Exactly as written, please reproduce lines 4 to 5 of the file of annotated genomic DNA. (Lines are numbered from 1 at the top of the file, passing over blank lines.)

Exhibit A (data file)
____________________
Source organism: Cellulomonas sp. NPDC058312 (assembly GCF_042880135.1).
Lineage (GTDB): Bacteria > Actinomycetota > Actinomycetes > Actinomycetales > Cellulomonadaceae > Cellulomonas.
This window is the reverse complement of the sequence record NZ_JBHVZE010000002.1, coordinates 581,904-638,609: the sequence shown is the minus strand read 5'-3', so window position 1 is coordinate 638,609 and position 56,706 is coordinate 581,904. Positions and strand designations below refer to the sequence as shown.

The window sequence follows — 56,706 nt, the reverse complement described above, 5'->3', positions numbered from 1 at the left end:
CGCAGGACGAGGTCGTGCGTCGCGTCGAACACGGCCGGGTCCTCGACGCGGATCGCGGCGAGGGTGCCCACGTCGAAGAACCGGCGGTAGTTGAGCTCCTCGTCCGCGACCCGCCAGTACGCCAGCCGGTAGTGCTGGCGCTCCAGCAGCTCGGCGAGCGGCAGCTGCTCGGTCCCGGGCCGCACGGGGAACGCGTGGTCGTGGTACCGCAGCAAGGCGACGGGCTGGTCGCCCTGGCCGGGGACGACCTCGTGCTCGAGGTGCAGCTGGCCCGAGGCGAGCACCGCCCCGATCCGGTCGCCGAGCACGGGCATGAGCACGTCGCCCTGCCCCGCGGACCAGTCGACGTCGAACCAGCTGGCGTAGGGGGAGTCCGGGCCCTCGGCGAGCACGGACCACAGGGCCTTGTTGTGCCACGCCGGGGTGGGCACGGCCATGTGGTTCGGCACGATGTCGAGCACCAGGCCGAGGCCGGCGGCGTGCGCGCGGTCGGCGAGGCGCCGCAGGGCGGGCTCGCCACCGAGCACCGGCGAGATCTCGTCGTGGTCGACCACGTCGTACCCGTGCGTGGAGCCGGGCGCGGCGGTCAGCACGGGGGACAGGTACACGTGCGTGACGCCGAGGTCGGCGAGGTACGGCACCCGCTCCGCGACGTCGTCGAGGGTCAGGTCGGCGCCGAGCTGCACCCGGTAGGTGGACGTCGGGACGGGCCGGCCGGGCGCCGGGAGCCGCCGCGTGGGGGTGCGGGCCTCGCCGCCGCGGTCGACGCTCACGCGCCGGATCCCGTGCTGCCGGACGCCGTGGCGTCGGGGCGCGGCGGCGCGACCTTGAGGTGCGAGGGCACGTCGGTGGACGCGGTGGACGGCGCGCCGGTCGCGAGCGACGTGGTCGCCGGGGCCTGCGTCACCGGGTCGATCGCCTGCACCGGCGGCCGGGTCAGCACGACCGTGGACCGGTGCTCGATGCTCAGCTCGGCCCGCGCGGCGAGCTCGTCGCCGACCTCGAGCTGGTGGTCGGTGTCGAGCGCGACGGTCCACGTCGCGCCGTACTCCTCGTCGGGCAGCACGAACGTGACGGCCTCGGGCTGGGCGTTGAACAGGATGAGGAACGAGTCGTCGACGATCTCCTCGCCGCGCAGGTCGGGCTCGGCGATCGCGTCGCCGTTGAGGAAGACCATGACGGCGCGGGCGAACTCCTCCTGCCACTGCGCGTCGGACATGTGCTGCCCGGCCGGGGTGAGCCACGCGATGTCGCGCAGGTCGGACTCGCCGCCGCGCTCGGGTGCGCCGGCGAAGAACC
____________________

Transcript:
The window sequence follows — 56,706 nt, the reverse complement described above, 5'->3', positions numbered from 1 at the left end:
CGCAGGACGAGGTCGTGCGTCGCGTCGAACACGGCCGGGTCCTCGACGCGGATCGCGGCGAGGGTGCCCACGTCGAAGAACCGGCGGTAGTTGAGCTCCTCGTCCGCGACCCGCCAGTACGCCAGCCGGTAGTGCTGGCGCTCCAGCAGCTCGGCGAGCGGCAGCTGCTCGGTCCCGGGCCGCACGGGGAACGCGTGGTCGTGGTACCGCAGCAAGGCGACGGGCTGGTCGCCCTGGCCGGGGACGACCTCGTGCTCGAGGTGCAGCTGGCCCGAGGCGAGCACCGCCCCGATCCGGTCGCCGAGCACGGGCATGAGCACGTCGCCCTGCCCCGCGGACCAGTCGACGTCGAACCAGCTGGCGTAGGGGGAGTCCGGGCCCTCGGCGAGCACGGACCACAGGGCCTTGTTGTGCCACGCCGGGGTGGGCACGGCCATGTGGTTCGGCACGATGTCGAGCACCAGGCCGAGGCCGGCGGCGTGCGCGCGGTCGGCGAGGCGCCGCAGGGCGGGCTCGCCACCGAGCACCGGCGAGATCTCGTCGTGGTCGACCACGTCGTACCCGTGCGTGGAGCCGGGCGCGGCGGTCAGCACGGGGGACAGGTACACGTGCGTGACGCCGAGGTCGGCGAGGTACGGCACCCGCTCCGCGACGTCGTCGAGGGTCAGGTCGGCGCCGAGCTGCACCCGGTAGGTGGACGTCGGGACGGGCCGGCCGGGCGCCGGGAGCCGCCGCGTGGGGGTGCGGGCCTCGCCGCCGCGGTCGACGCTCACGCGCCGGATCCCGTGCTGCCGGACGCCGTGGCGTCGGGGCGCGGCGGCGCGACCTTGAGGTGCGAGGGCACGTCGGTGGACGCGGTGGACGGCGCGCCGGTCGCGAGCGACGTGGTCGCCGGGGCCTGCGTCACCGGGTCGATCGCCTGCACCGGCGGCCGGGTCAGCACGACCGTGGACCGGTGCTCGATGCTCAGCTCGGCCCGCGCGGCGAGCTCGTCGCCGACCTCGAGCTGGTGGTCGGTGTCGAGCGCGACGGTCCACGTCGCGCCGTACTCCTCGTCGGGCAGCACGAACGTGACGGCCTCGGGCTGGGCGTTGAACAGGATGAGGAACGAGTCGTCGACGATCTCCTCGCCGCGCAGGTCGGGCTCGGCGATCGCGTCGCCGTTGAGGAAGACCATGACGGCGCGGGCGAACTCCTCCTGCCACTGCGCGTCGGACATGTGCTGCCCGGCCGGGGTGAGCCACGCGATGTCGCGCAGGTCGGACTCGCCGCCGCGCTCGGGTGCGCCGGCGAAGAACC